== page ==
The Vale of Edale lies at the foot of Kinder Scout, the highest point in Derbyshire and serious walking country for well prepared enthusiasts. The Pennine Way long distance footpath links Edale with the Scottish borders but shorter rambles can be enjoyed with the help of a good map. Jacob’s Ladder does not quite lead to heaven, but it can seem like it. Thick cloud can descend quickly over these Dark Peak moors: Kinder and Bleaklow are littered with the remains of aircraft wrecks. Advice is freely available from the Information Centre between Edale station and the village.
Pronounced ‘Ensor’, this is a Chatsworth Estate Village, hence all the ‘estate blue’ paintwork. The original Edensor stood closer to Chatsworth but was cleared in the 1840s and rebuilt around the church. The diversity of the houses are said to be due to a whim on the part of the architect, who built each one in a different style taken from his pattern book. Edensor church contains a flamboyant monument to two sons of Bess of Hardwick, builder of the great Elizabethan mansion which was the first Chatsworth. Her ducal descendants have far more modest monuments in the family burial plot behind the church, last resting place too of Kathleen Kennedy whose brother became President of the United States.
An observant visitor might notice that the houses on one side of Elton’s main street are built of gritstone but those on the other side are limestone. At almost 1000ft above sea level, a difference in temperature might also be noticed, in fact the village becomes something of a ski resort with a decent snowfall. The one and only pub is genuinely not of this world. Elton is a good base for a walk to the strange outcrop of Robin Hood’s Stride and the nearby hermit’s cave.
This matchless picture postcard village is immortalised by its suffering during an outbreak of plague in 1665/6, when the villagers put themselves into voluntary quarantine. A plaque marks the cottage where the plague began and the names of many victims are displayed on the houses where they lived and died. Each August a commemoration service is held on the slopes of a dell where the brave rector prayed with his dwindling congregation. The village still has its ancient market hall, stocks, bull ring and at least one haunted pub. Eyam Hall and Craft Centre are open to visitors.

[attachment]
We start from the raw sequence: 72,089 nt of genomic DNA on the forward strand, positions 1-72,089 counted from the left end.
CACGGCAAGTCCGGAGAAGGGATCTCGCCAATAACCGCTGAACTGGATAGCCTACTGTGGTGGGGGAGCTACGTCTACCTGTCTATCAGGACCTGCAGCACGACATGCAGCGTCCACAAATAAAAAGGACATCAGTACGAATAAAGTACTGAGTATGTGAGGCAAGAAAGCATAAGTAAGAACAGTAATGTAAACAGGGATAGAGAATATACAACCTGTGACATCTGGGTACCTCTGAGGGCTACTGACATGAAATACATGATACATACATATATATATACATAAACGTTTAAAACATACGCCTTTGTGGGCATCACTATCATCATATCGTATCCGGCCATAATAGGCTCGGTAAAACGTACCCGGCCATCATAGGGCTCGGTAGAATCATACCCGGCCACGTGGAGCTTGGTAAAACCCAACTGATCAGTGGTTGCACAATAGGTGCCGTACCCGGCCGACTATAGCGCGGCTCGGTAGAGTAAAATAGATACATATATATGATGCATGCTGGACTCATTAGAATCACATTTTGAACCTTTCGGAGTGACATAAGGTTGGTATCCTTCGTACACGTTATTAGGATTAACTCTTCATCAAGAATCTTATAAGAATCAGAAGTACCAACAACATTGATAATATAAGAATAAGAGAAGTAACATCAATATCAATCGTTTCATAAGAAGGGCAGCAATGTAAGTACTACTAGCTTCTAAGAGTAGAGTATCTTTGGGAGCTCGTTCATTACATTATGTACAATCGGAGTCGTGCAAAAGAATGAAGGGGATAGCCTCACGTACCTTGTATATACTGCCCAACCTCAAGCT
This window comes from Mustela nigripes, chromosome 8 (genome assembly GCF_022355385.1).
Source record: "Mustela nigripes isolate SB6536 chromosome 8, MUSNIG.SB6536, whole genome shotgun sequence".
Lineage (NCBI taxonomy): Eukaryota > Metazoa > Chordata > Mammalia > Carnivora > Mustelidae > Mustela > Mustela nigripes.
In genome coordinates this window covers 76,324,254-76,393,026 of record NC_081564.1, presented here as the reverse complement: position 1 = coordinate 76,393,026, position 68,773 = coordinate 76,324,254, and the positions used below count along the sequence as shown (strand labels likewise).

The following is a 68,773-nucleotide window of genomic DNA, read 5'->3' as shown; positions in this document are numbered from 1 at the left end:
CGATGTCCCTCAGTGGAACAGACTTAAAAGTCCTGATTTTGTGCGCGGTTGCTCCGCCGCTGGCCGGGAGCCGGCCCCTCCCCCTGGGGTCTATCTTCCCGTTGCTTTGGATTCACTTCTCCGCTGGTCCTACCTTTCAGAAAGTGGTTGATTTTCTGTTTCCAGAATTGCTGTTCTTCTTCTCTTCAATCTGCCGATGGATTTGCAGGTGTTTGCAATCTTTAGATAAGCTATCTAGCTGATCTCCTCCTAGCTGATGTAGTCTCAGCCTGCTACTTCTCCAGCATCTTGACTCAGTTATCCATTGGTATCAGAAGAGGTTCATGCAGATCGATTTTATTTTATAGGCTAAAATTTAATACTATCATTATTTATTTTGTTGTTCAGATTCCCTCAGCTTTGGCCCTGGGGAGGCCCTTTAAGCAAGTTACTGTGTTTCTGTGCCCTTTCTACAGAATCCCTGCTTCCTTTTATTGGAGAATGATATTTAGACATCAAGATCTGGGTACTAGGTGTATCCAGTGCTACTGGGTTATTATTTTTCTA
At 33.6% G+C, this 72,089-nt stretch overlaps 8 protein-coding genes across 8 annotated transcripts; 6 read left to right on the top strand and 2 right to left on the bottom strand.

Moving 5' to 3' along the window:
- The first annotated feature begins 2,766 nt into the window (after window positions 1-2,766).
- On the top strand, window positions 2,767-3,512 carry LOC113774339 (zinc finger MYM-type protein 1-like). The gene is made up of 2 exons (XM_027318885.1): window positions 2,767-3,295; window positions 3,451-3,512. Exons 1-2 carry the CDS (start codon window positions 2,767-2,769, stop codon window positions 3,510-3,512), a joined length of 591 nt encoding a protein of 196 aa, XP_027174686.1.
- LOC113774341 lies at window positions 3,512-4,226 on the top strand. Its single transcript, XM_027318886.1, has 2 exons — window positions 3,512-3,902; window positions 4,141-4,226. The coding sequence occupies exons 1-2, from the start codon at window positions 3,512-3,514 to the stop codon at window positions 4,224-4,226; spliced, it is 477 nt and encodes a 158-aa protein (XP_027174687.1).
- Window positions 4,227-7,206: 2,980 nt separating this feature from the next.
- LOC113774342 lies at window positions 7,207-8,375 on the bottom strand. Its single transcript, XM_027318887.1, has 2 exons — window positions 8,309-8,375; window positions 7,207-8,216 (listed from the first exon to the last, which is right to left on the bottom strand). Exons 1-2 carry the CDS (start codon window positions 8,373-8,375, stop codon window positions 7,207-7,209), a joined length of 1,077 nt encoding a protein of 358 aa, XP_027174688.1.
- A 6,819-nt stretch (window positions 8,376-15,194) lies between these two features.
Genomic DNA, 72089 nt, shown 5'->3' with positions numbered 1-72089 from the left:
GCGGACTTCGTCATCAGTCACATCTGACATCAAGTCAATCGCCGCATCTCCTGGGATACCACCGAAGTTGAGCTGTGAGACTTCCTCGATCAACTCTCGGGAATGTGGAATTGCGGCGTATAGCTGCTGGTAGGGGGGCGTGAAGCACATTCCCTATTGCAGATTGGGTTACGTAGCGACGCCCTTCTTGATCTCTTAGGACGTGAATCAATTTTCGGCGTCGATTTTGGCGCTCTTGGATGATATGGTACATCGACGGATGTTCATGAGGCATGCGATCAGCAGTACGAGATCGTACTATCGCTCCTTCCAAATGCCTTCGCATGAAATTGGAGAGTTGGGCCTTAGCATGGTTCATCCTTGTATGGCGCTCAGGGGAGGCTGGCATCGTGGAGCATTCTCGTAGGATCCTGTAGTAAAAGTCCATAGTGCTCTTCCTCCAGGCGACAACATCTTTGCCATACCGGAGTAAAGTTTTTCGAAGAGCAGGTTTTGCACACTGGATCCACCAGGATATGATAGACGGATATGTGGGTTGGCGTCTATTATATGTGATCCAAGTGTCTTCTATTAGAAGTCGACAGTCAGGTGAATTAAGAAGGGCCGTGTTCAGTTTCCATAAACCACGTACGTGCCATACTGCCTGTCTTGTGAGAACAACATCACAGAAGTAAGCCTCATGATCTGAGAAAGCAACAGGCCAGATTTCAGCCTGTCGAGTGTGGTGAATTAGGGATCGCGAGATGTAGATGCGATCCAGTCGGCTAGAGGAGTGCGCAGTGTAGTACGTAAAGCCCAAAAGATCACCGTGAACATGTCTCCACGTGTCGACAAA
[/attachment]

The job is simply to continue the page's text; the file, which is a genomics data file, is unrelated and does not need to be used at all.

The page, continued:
This village with a curious name would be just a hamlet but for its church and the fact that it boasts the closest pub to the beauty spot of Tissington. It did once have a moat around the old hall, family seat of the Beresfords. Thomas Beresford, who fought at Agincourt with many sons from his 21-strong brood, is commemorated with his wife in Fenny Bentley church, but their effigies appear as two figures trussed up from head to toe in marble shrouds.
For 364 days of the year, despite the fact that the Limestone Way passes along its one main street, the farming village of Flagg is every bit as peaceful as any in the White Peak. But on Easter Tuesday Flagg Moor bustles with thousands of people attending the highest point to point in the country - a brisk and breezy 1100ft above sea level. A footpath between Flagg and Taddington runs parallel to mile after mile of white drystone walls.
This is one of a number of villages ending in the syllable ‘low’, from the Old English ‘hlaw’ meaning a hill or burial mound. And sure enough the map shows the sites of prehistoric tumuli on all our Peakland ‘lows’. Picture perfect, Foolow has a little church, pub, duck pond, and a bull ring preserved below a carved stone cross on the immaculate village green.